- Urinary Obstruction
- Cystine in Urine
- Symptoms & Signs
What is cystinuria?
Cystinuria is an inherited (genetic) disorder of the transport of an amino acid (a building block of protein) called cystine resulting in cystinuria (an excess of cystine in the urine) and the formation of cystine stones.
What happens with a urinary obstruction?
Obstruction of the urinary tract puts pressure back up on the ureter and kidney. It causes the ureter to widen (dilate) and the kidney to become compressed.
Obstruction of the urinary tract also causes the urine to be stagnant (not moving). Stagnant urine is an open invitation to repeated urinary tract infections.
What is the effect of urinary obstruction on the kidney?
The pressure on the kidneys and the urinary infections result in damage to the kidneys. The damage can progress to renal insufficiency and end-stage kidney disease which require renal dialysis or a kidney transplant.
What happens with cystine in the urine?
Although cystine is not the only overly excreted amino acid in cystinuria, it is the least soluble of all naturally occurring amino acids. Cystine precipitates, or crystallizes out of urine and forms stones (calculi) in the kidney, ureter, bladder, or anywhere in the urinary tract.
The cystine stones (below) compared in size to a quarter (a U.S. $0.25 coin) were obtained from the kidney of a young woman by percutaneous nephrolithotripsy (PNL), a procedure for crushing and removing the dense stubborn stones characteristic of cystinuria.
What problem do the cystine stones cause?
Small stones are passed in the urine. However, big stones remain in the kidney (nephrolithiasis) impairing the outflow of urine while medium size stones make their way from the kidney into the ureter and lodge there further blocking the flow of urine (urinary obstruction).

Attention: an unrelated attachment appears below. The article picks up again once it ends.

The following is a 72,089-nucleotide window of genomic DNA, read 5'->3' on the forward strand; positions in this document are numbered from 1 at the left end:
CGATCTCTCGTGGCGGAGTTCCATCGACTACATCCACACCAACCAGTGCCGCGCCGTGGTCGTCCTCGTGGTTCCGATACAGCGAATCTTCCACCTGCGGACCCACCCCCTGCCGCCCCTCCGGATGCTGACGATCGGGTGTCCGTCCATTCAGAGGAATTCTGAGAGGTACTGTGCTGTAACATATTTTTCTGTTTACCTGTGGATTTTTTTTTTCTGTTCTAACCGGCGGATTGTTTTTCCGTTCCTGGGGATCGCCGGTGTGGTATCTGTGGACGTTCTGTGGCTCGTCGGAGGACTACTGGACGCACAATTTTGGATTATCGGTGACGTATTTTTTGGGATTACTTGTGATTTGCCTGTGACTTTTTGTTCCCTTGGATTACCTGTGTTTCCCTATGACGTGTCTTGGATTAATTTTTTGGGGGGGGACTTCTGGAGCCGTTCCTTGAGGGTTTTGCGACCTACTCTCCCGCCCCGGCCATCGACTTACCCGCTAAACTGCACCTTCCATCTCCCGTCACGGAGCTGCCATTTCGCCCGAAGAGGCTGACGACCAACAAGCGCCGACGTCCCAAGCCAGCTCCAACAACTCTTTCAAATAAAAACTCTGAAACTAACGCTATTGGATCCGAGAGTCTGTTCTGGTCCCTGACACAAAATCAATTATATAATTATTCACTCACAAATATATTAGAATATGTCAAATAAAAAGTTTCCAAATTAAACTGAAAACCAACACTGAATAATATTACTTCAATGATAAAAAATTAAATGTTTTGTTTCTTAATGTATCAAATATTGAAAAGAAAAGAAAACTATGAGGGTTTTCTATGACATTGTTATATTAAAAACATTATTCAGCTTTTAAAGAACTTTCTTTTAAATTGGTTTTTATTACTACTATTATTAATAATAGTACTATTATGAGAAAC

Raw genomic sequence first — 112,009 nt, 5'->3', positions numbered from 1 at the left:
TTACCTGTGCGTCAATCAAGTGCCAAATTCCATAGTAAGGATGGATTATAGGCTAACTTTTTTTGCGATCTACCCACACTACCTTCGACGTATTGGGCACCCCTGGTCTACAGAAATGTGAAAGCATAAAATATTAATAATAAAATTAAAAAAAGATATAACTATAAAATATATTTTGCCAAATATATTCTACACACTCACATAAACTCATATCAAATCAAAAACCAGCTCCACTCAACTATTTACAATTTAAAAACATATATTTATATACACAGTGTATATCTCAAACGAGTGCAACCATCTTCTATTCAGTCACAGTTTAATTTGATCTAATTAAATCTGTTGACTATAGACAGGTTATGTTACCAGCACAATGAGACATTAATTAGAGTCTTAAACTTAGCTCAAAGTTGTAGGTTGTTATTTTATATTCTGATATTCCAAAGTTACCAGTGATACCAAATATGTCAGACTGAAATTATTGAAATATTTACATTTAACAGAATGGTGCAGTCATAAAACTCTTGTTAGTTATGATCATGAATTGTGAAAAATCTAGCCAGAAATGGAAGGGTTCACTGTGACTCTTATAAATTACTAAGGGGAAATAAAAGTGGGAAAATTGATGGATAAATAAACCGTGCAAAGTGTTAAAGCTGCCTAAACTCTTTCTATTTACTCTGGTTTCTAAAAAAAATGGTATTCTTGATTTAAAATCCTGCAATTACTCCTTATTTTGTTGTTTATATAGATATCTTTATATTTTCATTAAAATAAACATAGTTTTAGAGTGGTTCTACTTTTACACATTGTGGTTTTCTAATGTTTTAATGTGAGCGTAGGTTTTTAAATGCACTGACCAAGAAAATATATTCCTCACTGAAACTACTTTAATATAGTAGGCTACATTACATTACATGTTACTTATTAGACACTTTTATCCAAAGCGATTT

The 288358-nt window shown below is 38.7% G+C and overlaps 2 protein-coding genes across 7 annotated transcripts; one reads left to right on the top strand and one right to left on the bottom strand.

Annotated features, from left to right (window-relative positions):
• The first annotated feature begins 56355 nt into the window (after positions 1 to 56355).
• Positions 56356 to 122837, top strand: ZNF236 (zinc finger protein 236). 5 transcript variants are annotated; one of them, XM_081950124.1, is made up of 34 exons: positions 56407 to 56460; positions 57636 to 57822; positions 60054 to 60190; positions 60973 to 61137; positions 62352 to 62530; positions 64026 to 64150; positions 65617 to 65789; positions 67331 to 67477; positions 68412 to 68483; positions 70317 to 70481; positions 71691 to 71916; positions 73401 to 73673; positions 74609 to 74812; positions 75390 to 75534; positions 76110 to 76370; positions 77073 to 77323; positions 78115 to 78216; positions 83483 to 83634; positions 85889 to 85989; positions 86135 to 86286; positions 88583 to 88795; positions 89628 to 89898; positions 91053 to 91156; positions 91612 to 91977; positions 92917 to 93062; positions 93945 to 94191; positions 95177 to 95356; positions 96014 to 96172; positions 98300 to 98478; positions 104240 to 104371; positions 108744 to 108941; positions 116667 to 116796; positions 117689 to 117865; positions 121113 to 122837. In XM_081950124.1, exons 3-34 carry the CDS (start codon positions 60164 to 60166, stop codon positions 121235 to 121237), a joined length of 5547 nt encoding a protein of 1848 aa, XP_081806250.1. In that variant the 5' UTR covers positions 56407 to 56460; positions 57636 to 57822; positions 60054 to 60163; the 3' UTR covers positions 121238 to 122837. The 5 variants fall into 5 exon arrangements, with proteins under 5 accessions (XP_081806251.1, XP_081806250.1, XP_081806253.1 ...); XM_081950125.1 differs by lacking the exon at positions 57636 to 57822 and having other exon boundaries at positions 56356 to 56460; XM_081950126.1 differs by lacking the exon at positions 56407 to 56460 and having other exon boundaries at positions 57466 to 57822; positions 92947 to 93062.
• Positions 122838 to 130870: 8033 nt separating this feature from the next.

What causes cystinuria?
Cystinuria is caused by the defective transport of cystine and several other amino acids through the cells of the kidney and the intestinal tract.
How common is cystinuria?
Cystinuria is one of the more common genetic disorders. Its overall prevalence is about 1 in 7,000 in the population.
Cystinuria is the most common defect known in the transport of an amino acid.
What is a transport defect?
Within the body, many molecules are able to pass across the membranes that surround cells. These molecules can accomplish this feat due to specific transport systems. These systems include special receptors on the membrane of the cell and special carrier proteins. The receptor recognizes the molecule and receives it on the cell membrane. Then the molecule hitches a ride through the cell membrane on the back of a carrier protein.
With such remarkable specificity, it is little wonder that sometimes there are defects in transport systems. Several dozen different diseases are now known to be due to transport defects.
Is cystinuria hereditary?
The genetics of cystinuria are complicated.
There are, as mentioned, 3 types of cystinuria. They are termed cystinuria type I (abbreviated CSNU1), cystinuria type II (CSNU3), and cystinuria type III (CSNU3). Each type of cystinuria can be inherited as an autosomal recessive trait. For example, in a family each parent may have one CSNU1 gene (and a normal gene paired with it) while their boy or girl may have the misfortune of receiving the CSNU1 gene from both of them, thereby acquiring cystinuria.
Cystinuria type I (CSNU1) is caused by a mutation (a change) in a gene (the SLC3A1 amino acid transporter gene) which is situated on chromosome 2p16.
Cystinuria type 2 (CSNU2) is, quite remarkably, also caused by a gene in 2p16.3. Studies of families with both cystinuria I and cystinuria II have shown that the genes for CSNU1 and 2 are at exactly the same spot in chromosome 2p16.3 and in fact both involve the same gene (the SLC3A1 amino acid transporter gene).
CSNU1 and 2 are therefore said to be allelic. The fact that CSNU1 and 2 are allelic means that genetic compounds can form, producing three clinical types -- persons with not just CSNU1/CSNU1 and CSNU2/CSNU2 but also the compound type CSNU1/CSNU2.
Cystinuria III (CSNU3) is due to a mutation at a separate location, namely at chromosome 19q13.1.
What are the symptoms and signs of cystinuria?